`Study Reveals Impacts of Climate Change on Spanish Olive Sector - Olive Oil Times

Study Reveals Impacts of Climate Change on Spanish Olive Sector

May. 23, 2022
Ephantus Mukundi

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A recent report from the Coordinator of Agriculture and Livestock Organizations (COAG) found that cli­mate change has resulted in €550 mil­lion of losses per annum for the Spanish agri­cul­tural sec­tor, equiv­a­lent to approx­i­mately 6 per­cent of its total value,

The report was the first to doc­u­ment the impacts of cli­mate change on Spain’s olive groves, vine­yards, pas­tures and cereal crops.

Taking urgent action today to keep warm­ing below 1.5 °C is more effi­cient and less costly. The pre­ven­tion of cli­mate change, there­fore, will help us pro­tect our agri­cul­ture and econ­omy.- Andoni García, head of trade union action, COAG

The research indi­cated that global tem­per­a­tures ris­ing 1.5 ºC above the pre-indus­trial aver­age could result in the loss of 80 per­cent of agri­cul­tural land suit­able for olive vari­eties such as Manzanilla or Hojablanca in Andalusia, which is home to 60 per­cent of all Spanish olive groves.

Previous research esti­mated that olive oil pro­duc­tion in the Sierra Mágina, in south-cen­tral Jaén, would decrease by 3.5 per­cent and 7 per­cent for irri­gated and rain­fed olive groves, respec­tively, with a 1.5 ºC tem­per­a­ture rise.

See Also:Researchers Work to Identify Olive Varieties Best Adapted to Higher Temperatures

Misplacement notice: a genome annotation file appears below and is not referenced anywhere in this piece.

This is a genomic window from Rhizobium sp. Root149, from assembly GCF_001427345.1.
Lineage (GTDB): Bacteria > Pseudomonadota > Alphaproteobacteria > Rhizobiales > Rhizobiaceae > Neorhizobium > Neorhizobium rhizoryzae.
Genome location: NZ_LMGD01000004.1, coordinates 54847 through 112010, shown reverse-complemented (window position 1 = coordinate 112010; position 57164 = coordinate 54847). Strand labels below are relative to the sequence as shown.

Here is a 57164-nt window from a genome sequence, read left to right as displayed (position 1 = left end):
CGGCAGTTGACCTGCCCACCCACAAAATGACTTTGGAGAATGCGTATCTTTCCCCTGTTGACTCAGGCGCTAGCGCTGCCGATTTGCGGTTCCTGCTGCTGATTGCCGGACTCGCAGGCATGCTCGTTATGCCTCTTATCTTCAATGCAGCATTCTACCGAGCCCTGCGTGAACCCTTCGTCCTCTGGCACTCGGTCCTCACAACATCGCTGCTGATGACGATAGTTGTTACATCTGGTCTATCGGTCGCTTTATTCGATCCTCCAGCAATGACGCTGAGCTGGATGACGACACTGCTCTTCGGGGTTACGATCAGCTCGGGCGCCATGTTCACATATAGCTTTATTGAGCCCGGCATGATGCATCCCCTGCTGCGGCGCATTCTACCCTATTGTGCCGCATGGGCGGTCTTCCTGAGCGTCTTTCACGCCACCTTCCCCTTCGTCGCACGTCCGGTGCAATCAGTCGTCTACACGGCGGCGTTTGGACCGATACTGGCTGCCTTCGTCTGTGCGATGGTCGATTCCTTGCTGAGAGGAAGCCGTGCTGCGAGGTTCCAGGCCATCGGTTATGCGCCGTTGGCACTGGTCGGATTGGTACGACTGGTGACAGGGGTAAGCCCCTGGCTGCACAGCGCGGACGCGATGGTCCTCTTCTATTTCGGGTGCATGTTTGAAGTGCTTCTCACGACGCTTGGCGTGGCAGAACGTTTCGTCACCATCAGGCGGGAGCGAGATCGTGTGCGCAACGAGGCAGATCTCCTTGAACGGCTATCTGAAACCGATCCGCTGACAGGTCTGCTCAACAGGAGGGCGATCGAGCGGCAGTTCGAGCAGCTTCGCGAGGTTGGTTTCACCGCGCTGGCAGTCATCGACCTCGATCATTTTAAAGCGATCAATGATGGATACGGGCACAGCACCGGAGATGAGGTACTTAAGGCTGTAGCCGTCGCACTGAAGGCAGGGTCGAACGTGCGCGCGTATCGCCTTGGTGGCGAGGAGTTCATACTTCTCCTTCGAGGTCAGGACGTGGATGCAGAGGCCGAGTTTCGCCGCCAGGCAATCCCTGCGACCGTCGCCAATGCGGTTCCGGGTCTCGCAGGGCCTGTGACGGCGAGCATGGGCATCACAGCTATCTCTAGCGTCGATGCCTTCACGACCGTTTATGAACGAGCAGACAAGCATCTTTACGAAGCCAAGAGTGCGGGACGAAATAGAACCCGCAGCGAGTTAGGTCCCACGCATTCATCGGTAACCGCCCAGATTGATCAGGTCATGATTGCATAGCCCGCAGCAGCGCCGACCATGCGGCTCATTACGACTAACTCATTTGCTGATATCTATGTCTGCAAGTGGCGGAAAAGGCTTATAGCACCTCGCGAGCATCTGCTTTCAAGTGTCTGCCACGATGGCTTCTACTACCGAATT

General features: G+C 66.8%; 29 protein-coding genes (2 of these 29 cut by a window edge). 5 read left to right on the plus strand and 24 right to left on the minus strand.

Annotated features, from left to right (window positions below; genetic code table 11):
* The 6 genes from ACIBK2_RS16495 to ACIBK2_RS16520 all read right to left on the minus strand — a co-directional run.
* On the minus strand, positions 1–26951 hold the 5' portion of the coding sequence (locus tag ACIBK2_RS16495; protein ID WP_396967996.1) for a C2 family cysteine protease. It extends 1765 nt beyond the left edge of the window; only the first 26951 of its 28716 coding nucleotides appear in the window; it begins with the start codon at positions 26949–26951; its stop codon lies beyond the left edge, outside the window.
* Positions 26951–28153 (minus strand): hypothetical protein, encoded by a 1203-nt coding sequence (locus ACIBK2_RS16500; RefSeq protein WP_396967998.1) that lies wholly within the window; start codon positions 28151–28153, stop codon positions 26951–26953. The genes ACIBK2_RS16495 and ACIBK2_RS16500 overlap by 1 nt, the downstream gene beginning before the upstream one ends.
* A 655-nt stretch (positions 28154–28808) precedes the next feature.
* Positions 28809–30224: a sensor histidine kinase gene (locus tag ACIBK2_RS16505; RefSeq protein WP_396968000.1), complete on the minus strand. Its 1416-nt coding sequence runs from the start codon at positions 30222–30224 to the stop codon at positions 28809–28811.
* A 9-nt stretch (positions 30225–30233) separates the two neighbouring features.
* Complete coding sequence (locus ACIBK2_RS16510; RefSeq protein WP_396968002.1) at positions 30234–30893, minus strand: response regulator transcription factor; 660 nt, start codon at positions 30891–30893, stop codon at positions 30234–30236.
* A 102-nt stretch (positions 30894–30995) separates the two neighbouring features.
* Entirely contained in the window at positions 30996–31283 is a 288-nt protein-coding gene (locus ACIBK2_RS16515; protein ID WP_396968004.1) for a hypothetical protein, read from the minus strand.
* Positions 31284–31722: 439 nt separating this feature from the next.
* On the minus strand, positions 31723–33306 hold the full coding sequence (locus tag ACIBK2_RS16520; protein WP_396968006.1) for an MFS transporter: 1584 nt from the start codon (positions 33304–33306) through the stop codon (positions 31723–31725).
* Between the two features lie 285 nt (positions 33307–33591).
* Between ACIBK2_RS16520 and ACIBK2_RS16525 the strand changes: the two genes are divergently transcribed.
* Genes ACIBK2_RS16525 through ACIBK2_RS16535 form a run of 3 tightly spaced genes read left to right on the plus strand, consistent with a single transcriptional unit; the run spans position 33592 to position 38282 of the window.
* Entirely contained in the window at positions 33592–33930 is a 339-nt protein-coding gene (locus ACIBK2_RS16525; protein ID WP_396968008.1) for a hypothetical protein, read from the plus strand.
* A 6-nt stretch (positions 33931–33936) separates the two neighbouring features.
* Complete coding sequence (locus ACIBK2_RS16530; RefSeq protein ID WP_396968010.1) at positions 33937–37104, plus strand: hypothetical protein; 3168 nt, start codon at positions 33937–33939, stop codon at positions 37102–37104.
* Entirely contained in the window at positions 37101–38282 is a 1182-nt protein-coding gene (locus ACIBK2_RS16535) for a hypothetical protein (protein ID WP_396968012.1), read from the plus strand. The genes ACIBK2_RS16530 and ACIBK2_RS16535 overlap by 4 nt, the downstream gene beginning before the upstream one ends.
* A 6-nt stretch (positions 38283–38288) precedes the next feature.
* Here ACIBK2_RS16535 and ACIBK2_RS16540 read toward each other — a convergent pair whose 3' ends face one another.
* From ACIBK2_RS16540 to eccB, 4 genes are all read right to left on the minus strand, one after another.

However, the report also pre­dicted the country’s iconic Picual vari­ety would with­stand this level of tem­per­a­ture rise and con­tinue to main­tain yields despite extended dry spells.

The report also pre­dicted that such a 1.5 ºC increase would reduce wheat yields by 8 per­cent and land used for high-qual­ity wine pro­duc­tion by 10 per­cent.

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The COAG report fur­ther found that a 2 ºC increase in global tem­per­a­tures will see an 11 per­cent decrease in water resources and endan­ger the holm oak pas­tures, an iconic part of the south­ern Iberian land­scape, in west­ern Extremadura and Andalusia.

Further, a 2.5°C increase would affect Picual olives sig­nif­i­cantly and prob­a­bly result in the dis­ap­pear­ance of holm oak pas­tures in most parts of south­ern Spain.

Many in Andalusia, the world’s largest olive oil-pro­duc­ing region by a wide mar­gin, worry that hot­ter springs will adversely affect olive trees when they bloom and endan­ger future olive har­vests.

During the pre­sen­ta­tion of the report, Andoni García, the head of trade union action at COAG, said that the results of cli­mate risks should be the basis for devel­op­ing strate­gies to avert cli­mate change and pro­tect agri­cul­tural lands.

Taking urgent action today to keep warm­ing below 1.5 °C is more effi­cient and less costly,” he said. The pre­ven­tion of cli­mate change, there­fore, will help us pro­tect our agri­cul­ture and econ­omy and ensure that an eter­nal sum­mer does not dry out our gas­tron­omy, tra­di­tions, cul­ture and iden­tity.”



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